Restoring the Mosaic Entrance Columns at Fairmount Temple


fairmout unrestored column 1

One of Two Mosaic Columns at the Main Entrance to Fairmount Temple in Beachwood Ohio Showing the Effects of Years of Weather and Sidewalk Salt

Fairmount Temple Column Before Restoration

The Second Column Showing Damage to The Synagogue's Hebrew Name, Anshe Chessed

After the Restoration

Fairmount Synagogue Main Entrance

For nearly sixty years the congregation of Fairmount Temple synagogue of Beachwood Ohio has worshipped in one of the area's most beautiful religious buildings and sanctuaries. Over the years the building has retained a look that is both modern and classical while remaing very visually in the Jewish tradition. All who enter the building pass between two large mosaic covered columns. The original designs for the columns were created by artist Abraham Rattner who was best know for his oil paintings, stained glass windows and tapestry installations. There is no record of the workshop that turned Mr. Rattner's designs into mosaics. More than likely the mosacs were assmbled by old style craftsmen, perhaps of Italian background judging by the fact that the opaque glass tessere (little mosaic pieces) were Smalti, made by hand on the Island of Murano in the bay of Venice. Unfortunately, time, weather and sidewalk salt had taken its toll on the lower edges of both the mosaic and the concrete substrate beneath.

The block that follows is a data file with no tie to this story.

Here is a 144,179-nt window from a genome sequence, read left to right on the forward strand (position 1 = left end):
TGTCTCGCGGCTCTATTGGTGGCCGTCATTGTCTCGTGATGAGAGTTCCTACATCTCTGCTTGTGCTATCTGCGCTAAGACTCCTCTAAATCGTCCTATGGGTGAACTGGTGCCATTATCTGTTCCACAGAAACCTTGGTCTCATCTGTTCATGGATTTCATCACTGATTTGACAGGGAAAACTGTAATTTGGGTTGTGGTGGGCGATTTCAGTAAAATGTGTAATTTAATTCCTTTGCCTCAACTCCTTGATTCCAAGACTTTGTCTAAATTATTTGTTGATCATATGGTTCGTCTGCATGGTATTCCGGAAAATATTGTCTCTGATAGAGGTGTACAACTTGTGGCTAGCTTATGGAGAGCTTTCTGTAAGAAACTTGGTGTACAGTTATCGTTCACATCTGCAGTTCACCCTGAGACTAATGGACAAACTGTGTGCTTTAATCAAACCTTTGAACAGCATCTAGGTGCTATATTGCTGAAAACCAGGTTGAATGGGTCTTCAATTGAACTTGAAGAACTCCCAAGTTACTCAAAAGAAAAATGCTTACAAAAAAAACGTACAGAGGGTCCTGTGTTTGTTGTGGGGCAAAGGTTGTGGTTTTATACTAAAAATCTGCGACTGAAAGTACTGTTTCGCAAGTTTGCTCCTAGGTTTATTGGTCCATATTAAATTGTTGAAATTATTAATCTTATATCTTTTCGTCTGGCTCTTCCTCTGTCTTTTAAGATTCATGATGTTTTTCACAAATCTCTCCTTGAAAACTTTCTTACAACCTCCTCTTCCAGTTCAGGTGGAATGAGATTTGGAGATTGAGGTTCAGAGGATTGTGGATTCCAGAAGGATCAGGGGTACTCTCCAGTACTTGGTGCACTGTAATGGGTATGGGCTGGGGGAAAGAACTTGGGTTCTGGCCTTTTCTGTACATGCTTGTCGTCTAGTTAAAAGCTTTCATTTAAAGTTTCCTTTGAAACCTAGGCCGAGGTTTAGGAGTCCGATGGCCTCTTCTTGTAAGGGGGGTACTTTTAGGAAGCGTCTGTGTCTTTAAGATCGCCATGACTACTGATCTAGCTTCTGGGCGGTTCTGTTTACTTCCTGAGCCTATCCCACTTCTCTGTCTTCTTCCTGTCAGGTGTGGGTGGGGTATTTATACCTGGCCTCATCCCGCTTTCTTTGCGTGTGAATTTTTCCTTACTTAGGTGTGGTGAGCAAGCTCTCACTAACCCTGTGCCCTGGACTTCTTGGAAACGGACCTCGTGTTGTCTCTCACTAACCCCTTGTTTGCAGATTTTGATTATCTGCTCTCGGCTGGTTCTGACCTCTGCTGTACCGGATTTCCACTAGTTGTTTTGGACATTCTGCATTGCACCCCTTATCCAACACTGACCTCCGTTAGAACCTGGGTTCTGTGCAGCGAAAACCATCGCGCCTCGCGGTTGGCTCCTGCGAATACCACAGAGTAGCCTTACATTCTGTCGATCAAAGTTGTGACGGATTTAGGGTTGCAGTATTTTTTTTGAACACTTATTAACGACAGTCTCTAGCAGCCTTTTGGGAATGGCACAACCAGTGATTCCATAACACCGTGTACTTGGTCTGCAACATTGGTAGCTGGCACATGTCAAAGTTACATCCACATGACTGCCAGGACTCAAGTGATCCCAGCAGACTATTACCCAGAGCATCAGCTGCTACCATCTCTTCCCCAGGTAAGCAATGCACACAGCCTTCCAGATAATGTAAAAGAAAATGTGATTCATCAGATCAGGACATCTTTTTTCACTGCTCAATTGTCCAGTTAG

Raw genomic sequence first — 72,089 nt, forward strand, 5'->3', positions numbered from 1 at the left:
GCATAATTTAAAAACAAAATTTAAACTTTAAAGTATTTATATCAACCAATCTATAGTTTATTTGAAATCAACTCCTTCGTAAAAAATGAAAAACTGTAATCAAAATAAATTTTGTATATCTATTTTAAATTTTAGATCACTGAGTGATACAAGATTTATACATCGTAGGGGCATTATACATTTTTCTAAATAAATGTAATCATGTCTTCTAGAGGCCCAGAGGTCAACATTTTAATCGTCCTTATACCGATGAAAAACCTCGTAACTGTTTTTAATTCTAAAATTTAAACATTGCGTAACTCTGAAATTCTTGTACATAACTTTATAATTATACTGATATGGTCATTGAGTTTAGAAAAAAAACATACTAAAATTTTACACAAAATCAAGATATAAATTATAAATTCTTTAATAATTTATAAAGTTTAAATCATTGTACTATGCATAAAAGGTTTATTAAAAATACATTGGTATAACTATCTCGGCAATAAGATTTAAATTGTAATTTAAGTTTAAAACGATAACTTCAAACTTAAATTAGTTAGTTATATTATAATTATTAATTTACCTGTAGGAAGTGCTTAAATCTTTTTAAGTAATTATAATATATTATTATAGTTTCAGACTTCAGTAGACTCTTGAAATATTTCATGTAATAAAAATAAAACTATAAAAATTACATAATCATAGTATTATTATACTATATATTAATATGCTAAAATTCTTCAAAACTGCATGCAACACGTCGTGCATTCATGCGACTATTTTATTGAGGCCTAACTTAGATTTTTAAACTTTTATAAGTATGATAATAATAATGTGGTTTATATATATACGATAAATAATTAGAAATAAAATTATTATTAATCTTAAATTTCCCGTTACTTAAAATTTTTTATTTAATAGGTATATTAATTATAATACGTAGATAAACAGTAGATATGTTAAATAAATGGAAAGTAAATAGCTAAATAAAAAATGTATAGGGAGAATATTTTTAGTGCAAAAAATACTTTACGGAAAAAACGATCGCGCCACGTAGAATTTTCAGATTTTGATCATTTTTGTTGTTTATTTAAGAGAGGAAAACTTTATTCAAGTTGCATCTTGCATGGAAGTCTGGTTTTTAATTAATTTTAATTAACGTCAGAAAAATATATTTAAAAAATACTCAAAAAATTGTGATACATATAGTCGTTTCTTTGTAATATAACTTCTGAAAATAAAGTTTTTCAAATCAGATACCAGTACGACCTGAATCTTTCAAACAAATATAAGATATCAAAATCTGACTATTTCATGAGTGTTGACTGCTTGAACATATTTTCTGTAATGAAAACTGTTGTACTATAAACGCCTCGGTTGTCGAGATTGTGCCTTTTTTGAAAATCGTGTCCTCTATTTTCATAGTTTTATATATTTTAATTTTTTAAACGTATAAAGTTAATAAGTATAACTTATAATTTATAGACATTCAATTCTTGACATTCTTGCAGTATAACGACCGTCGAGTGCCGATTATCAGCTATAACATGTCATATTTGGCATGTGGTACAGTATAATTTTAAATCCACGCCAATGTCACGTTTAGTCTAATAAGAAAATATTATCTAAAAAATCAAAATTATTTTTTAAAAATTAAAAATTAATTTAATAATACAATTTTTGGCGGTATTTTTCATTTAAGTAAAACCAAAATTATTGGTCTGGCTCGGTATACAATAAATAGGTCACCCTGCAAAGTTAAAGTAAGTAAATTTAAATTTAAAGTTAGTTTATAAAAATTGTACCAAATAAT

The restoration presented many difficulties: The traditional materials would need to be located; Smalti is a famously difficult material to handle, being handmade with no two pieces exactly the same size or thickness; Because of damage, sections of th mosaic had to be re-create in a style that blended with the original. Finally, the columns are conical in shape, with the small ends down and with cross sections that are oval. Fortunately the insatllation was handled by my favorite tile setter, Larry Guthrie, owner of Absolute Tile of Westlake Ohio. Larry is a true craftsman who loves the challenges of installing public art projects.

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